Portraits of Rev Edward Hughes of Kinmel Park and his wife Mary Hughes

1786 - 1801 Aquisition :: Edward & Mary Hughes

Edward Hughes (1738-1815) was a young curate who married Mary Lewis (1743-1835), the third and youngest daughter of his employer the Rector, Rev Robert Lewis. Over time their marriage would produce 3 sons and seven daughters and together they would found a dynasty.

The Lewis surname would be reflected in the middle name of their son William Lewis Hughes, most likely named after Mary's uncle William Lewis.

When her uncle William Lewis died without children in 1762, he left Mary a third of his estates which included the Llys Dulas Estate in Anglesey, Wales.

Parys Mountain formed part of the Llys Dulas Estate. Mary owned one half of Parys Mountain and a Sir Nicholas Bayley owned the other half.

At the time, Parys Mountain was a barren place which seemed worthless. It was no use as farming or grazing land because nothing would grow there. However, when a rich vein of copper was discovered there in 1768, Parys Mountain would provide its owners with fantastic wealth.

The copper mine they founded grew to be the largest in the world at the time and employed up to 1500 workers at its peak.

It generated upwards of £300,000 per year which was divided between its owners Rev. Edward Hughes and Sir Nicholas Bayley. In 1786 the value of each £1 was worth the equivalent of approximately £100.00 today, so the mine generated a huge sum of money each year.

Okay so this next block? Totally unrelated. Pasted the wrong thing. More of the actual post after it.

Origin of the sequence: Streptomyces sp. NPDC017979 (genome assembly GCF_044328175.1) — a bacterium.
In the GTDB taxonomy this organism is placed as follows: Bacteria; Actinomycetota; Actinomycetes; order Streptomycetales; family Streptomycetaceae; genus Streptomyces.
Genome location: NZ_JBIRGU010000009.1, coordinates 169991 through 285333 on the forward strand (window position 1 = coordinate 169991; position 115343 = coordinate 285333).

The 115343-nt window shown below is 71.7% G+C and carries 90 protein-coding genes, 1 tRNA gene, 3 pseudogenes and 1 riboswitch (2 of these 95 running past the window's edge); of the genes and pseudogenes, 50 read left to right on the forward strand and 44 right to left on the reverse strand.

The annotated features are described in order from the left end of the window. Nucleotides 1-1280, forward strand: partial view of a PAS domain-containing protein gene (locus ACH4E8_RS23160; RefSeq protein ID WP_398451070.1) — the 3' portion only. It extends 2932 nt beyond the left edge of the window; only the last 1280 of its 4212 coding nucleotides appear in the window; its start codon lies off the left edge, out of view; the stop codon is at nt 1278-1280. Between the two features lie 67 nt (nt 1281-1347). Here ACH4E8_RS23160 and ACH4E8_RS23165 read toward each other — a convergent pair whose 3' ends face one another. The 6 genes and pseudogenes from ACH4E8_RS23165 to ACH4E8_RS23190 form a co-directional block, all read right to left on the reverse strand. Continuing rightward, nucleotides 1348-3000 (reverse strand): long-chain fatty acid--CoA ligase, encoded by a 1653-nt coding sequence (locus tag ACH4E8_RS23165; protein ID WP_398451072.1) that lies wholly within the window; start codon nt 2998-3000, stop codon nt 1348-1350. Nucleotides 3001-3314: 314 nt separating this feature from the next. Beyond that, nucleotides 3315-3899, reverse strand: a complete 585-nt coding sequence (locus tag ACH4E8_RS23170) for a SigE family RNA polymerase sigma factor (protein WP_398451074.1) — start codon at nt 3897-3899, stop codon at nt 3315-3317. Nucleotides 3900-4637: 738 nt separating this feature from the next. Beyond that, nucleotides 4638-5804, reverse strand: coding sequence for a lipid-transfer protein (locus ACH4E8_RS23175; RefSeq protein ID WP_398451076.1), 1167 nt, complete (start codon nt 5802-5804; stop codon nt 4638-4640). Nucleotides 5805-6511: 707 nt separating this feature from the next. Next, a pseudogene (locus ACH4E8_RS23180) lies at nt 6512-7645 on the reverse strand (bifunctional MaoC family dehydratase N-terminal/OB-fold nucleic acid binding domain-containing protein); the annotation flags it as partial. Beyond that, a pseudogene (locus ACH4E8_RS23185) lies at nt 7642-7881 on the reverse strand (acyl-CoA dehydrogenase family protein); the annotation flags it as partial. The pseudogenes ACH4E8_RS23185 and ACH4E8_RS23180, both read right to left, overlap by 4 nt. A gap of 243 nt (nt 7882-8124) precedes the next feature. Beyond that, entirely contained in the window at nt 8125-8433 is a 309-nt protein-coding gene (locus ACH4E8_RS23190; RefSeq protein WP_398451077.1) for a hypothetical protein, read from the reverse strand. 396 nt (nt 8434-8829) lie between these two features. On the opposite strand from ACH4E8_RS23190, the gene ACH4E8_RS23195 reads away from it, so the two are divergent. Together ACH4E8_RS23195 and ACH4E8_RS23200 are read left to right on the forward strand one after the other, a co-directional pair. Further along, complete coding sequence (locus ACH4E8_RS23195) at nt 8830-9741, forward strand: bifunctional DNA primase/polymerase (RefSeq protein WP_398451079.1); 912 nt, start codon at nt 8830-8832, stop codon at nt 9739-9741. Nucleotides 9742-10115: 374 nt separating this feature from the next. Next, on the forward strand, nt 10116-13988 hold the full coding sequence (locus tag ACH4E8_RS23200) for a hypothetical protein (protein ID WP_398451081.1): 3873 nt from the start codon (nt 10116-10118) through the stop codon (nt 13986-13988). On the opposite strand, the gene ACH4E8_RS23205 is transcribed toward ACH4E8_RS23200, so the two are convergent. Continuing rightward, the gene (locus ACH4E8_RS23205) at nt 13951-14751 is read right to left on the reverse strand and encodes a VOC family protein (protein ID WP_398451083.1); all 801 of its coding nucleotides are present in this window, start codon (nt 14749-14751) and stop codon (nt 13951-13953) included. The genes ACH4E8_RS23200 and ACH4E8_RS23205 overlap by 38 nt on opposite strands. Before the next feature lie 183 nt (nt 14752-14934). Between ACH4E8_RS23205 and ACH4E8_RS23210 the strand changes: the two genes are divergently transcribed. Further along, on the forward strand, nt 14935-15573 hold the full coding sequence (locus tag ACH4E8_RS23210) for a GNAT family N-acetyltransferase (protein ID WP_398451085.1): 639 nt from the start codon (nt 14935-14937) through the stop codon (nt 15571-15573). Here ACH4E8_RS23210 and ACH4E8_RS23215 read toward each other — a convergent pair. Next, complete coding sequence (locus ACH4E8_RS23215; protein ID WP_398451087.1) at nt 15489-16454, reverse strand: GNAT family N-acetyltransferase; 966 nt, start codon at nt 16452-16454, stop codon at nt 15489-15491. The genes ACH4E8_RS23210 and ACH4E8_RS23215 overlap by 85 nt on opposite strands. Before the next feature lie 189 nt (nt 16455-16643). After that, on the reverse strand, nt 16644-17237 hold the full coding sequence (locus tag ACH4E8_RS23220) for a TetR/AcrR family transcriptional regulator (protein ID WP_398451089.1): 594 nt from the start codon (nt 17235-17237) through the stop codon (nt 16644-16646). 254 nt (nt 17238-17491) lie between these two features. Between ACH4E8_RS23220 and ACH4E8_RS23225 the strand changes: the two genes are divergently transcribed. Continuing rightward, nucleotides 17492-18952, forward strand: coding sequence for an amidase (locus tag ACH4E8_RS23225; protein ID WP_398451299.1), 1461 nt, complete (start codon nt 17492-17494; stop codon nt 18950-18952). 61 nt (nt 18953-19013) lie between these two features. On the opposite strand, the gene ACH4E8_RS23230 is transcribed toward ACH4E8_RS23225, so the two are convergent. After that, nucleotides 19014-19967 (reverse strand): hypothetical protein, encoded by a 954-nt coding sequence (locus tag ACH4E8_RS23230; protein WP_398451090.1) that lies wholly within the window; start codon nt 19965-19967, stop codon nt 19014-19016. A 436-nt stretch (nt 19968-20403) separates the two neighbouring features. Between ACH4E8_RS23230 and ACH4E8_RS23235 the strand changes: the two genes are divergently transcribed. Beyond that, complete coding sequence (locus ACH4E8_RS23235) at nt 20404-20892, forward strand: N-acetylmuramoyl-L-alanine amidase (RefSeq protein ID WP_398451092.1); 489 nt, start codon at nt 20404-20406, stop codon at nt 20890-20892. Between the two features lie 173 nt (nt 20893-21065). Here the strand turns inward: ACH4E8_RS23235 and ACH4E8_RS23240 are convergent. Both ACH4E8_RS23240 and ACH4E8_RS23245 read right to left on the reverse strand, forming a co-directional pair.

Aquisition of Kinmel Park

The Kinmel Estate was purchased by Rev. Edward Hughes and his wife Mary Hughes in 1786 for £42,399 using money gained from their Anglesey copper mine.

They moved into a house known as Old Kinmel and in 1791, Edward hired Samuel Wyatt to build him a new house deeper within Kinmel Park.

This would become the location for two future incarnations built on the same foundations into what would become the current palatial Kinmel Hall.

Using the money generated by the copper mine, Rev. Edward Hughes began to acquire land, property and business interests. He built up an extensive estate including the 200 room Lleweni Hall and Cotton Estate, along with other estates in North Wales.

Death of Edward Hughes

Edward Hughes died in 1815 aged 77 years. His wife Mary died in 1835 aged 92 years. They are buried in a barrel vault in St George churchyard, Abergele, Wales, England.

Their son William Lewis Hughes would inherit the Kinmel Estate and further extend the influence and status of the Hughes family.